Bug 43881 - warning attached to a function is emitted even though the function is not being called
Summary: warning attached to a function is emitted even though the function is not bei...
Status: UNCONFIRMED
Alias: None
Product: gcc
Classification: Unclassified
Component: c++ (show other bugs)
Version: 4.5.0
: P3 enhancement
Target Milestone: ---
Assignee: Not yet assigned to anyone
URL:
Keywords:
Depends on:
Blocks:
 
Reported: 2010-04-24 22:48 UTC by Bruno Haible
Modified: 2010-04-25 20:13 UTC (History)
1 user (show)

See Also:
Host: i686-pc-linux-gnu
Target: i686-pc-linux-gnu
Build: i686-pc-linux-gnu
Known to work:
Known to fail:
Last reconfirmed:


Attachments
test case (166 bytes, text/plain)
2010-04-24 22:49 UTC, Bruno Haible
Details

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Description Bruno Haible 2010-04-24 22:48:59 UTC
The gcc documentation, section "Declaring Attributes of Functions", states
about the __attribute__ ((__warning__ ("..."))) of a function:
"If this attribute is used on a function declaration and a call to
such a function is not eliminated through dead code elimination or
other optimizations, a warning which will include MESSAGE will be
diagnosed."

Here is a case where the warning is diagnosed although the program contains
no direct call to the function:
=========================== main.cc ===========================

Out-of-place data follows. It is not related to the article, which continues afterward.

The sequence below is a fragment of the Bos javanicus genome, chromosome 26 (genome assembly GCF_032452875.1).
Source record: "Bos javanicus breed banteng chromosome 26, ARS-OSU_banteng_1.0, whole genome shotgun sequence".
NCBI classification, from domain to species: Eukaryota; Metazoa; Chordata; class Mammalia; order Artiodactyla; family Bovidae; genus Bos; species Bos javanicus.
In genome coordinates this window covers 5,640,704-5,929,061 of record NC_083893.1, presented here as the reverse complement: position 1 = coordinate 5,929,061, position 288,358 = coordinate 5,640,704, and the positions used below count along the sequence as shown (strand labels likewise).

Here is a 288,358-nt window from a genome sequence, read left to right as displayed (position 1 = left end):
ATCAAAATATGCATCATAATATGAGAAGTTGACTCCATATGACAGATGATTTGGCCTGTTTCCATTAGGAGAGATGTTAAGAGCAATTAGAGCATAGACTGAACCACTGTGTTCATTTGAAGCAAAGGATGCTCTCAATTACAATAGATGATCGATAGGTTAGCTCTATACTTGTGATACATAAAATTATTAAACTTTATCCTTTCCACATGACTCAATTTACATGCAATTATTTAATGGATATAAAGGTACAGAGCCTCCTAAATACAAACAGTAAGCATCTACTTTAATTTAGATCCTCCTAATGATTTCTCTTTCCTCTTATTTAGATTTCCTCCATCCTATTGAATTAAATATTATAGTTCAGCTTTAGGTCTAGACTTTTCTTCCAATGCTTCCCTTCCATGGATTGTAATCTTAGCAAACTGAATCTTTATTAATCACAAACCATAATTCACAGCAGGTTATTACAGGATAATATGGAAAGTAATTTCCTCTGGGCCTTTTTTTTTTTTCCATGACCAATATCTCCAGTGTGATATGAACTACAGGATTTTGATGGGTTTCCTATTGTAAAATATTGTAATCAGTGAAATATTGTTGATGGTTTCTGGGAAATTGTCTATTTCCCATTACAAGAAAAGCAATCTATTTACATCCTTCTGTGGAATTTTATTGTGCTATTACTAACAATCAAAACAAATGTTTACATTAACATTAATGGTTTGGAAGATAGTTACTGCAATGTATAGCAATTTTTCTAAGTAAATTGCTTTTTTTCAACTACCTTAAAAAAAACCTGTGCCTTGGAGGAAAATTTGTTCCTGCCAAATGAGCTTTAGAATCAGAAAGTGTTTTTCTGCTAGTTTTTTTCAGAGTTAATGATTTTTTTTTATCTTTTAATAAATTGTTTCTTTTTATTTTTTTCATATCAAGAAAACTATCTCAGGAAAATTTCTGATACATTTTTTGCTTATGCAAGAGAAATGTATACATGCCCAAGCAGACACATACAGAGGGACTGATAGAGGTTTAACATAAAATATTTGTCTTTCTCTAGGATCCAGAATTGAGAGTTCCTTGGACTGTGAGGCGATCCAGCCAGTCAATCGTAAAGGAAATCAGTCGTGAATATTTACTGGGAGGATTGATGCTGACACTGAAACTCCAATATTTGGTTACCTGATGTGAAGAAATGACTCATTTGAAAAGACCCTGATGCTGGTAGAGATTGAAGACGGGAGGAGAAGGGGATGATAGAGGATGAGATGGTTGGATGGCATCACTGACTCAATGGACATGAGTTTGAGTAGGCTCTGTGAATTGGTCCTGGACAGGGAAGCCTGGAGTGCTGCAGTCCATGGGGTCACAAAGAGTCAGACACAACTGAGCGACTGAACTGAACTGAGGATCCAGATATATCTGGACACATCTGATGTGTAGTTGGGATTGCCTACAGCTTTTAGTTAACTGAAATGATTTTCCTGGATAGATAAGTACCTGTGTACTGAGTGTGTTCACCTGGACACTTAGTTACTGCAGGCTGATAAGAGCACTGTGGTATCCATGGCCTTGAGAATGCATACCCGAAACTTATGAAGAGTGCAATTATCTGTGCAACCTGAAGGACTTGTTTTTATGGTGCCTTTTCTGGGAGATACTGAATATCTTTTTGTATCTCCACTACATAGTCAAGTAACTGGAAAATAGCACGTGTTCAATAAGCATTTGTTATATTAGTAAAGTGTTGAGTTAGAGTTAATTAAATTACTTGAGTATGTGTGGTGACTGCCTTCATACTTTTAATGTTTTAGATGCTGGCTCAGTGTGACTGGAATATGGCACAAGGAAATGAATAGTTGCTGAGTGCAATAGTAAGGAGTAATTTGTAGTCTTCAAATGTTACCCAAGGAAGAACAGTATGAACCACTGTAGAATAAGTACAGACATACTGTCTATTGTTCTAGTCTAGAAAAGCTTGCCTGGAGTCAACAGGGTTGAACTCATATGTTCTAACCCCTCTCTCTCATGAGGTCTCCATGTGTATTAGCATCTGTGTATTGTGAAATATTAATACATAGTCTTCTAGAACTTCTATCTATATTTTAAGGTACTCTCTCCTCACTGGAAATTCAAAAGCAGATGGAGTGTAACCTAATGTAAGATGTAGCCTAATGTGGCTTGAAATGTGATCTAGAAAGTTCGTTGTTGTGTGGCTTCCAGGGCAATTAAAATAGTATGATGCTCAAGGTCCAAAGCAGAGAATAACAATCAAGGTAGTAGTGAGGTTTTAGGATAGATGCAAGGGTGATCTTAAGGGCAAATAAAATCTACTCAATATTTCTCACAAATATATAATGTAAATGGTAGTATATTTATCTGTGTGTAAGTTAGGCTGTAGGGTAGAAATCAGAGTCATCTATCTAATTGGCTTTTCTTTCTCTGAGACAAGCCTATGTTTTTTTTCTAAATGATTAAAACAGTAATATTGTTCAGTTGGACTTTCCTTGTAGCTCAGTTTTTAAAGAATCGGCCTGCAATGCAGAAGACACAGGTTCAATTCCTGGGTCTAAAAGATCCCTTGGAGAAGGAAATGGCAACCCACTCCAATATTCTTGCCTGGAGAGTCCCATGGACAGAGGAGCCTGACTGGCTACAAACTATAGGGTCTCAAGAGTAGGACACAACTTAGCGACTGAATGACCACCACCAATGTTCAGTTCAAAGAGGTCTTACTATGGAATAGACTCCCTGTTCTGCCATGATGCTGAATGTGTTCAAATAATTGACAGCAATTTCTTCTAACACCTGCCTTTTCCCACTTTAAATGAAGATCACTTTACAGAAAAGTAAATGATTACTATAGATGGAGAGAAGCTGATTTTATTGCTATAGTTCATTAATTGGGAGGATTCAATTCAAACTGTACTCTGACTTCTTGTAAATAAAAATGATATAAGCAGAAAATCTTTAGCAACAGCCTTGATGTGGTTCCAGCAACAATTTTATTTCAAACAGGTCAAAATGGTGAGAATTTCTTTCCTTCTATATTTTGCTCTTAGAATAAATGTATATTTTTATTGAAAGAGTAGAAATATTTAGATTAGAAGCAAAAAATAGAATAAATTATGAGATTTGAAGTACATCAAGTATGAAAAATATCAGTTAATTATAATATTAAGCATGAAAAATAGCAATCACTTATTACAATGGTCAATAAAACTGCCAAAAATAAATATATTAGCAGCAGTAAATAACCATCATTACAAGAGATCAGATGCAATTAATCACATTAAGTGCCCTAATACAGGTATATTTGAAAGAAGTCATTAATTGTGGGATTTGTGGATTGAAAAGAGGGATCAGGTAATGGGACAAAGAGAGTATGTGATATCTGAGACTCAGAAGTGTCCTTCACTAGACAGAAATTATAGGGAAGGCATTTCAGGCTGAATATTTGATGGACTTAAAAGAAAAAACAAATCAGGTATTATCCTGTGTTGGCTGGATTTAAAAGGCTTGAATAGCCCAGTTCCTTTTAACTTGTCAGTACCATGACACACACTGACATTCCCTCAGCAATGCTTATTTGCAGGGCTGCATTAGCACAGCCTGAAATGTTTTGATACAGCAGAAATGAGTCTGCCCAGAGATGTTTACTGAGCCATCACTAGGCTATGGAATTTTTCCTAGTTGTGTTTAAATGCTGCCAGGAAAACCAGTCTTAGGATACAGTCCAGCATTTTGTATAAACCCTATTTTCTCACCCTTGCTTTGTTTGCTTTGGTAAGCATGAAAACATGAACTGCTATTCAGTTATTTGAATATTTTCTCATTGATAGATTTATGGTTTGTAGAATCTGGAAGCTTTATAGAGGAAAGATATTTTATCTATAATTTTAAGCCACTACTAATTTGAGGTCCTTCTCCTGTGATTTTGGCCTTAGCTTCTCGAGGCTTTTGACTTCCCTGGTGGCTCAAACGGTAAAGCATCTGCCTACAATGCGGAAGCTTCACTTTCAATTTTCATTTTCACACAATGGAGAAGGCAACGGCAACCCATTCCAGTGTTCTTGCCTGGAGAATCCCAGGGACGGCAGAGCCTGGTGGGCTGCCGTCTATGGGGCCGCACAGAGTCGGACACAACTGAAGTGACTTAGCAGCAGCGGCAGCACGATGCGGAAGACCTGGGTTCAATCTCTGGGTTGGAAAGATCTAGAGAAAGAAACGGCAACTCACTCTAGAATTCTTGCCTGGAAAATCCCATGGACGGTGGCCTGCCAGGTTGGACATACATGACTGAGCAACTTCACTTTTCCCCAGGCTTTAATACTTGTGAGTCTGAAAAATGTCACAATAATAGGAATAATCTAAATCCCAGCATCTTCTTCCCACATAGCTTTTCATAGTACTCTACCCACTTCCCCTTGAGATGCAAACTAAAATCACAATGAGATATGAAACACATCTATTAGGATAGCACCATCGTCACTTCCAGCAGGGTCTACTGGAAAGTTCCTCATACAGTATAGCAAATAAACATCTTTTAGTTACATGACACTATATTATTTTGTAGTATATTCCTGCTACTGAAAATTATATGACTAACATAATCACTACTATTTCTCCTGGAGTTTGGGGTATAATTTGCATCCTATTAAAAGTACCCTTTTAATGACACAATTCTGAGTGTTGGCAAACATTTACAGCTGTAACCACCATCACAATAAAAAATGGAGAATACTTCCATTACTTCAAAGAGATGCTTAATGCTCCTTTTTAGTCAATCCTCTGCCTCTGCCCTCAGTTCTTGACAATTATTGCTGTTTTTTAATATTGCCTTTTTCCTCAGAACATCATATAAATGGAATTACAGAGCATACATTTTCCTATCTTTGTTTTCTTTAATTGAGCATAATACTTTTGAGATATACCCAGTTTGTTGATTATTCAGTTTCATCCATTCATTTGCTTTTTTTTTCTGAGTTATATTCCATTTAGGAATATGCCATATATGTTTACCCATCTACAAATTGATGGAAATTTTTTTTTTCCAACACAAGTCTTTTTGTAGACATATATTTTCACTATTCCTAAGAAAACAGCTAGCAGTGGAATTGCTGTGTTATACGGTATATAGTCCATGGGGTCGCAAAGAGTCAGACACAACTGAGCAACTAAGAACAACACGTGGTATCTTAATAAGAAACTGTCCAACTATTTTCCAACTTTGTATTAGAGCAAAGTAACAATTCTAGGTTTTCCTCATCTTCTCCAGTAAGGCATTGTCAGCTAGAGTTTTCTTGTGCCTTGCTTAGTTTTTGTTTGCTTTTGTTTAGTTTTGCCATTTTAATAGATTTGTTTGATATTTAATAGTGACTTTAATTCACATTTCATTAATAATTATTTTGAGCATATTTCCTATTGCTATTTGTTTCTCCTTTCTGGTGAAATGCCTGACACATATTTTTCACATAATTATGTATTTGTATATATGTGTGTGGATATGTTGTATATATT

extern "C" int close(int);
static int (*safe_close) (int fd) = close;
extern __typeof__ (close) close __attribute__ ((__warning__ ("The symbol close refers to the system function. Use safe_close instead.")));
int fd;
int main()
{
  safe_close(fd);
}
===============================================================
$ g++ -S -O main.cc
main.cc: In function 'int main()':
main.cc:7:17: warning: call to 'close' declared with attribute warning: The symbol close refers to the system function. Use safe_close instead.

The warning is not justified, because its only use is as initializer
of the variable 'safe_close', and at that moment, the warning is not yet
attached to it.

Notes:
  - The warning occurs only with optimization, not with -O0.
  - The warning occurs only if the variable 'safe_close' is 'static', not
    when it is changed to a global variable.
  - The behaviour of GCC 4.3.4 and GCC 4.4.3 is the same as the one of GCC 4.5.0.
Comment 1 Bruno Haible 2010-04-24 22:49:38 UTC
Created attachment 20479 [details]
test case
Comment 2 pinskia@gmail.com 2010-04-24 23:12:35 UTC
Subject: Re:   New: warning attached to a function is emitted even though the function is not being called

It is called directly because safe_close's value is replaced in the  
indirect call. Since safe_close is static and not changed in the code  
at all, it is marked as read only and the initialized value can be  
used directly.

Sent from my iPhone

On Apr 24, 2010, at 3:49 PM, "bruno at clisp dot org" <gcc-bugzilla@gcc.gnu.org 
 > wrote:

> The gcc documentation, section "Declaring Attributes of Functions",  
> states
> about the __attribute__ ((__warning__ ("..."))) of a function:
> "If this attribute is used on a function declaration and a call to
> such a function is not eliminated through dead code elimination or
> other optimizations, a warning which will include MESSAGE will be
> diagnosed."
>
> Here is a case where the warning is diagnosed although the program  
> contains
> no direct call to the function:
> =========================== main.cc ===========================
> extern "C" int close(int);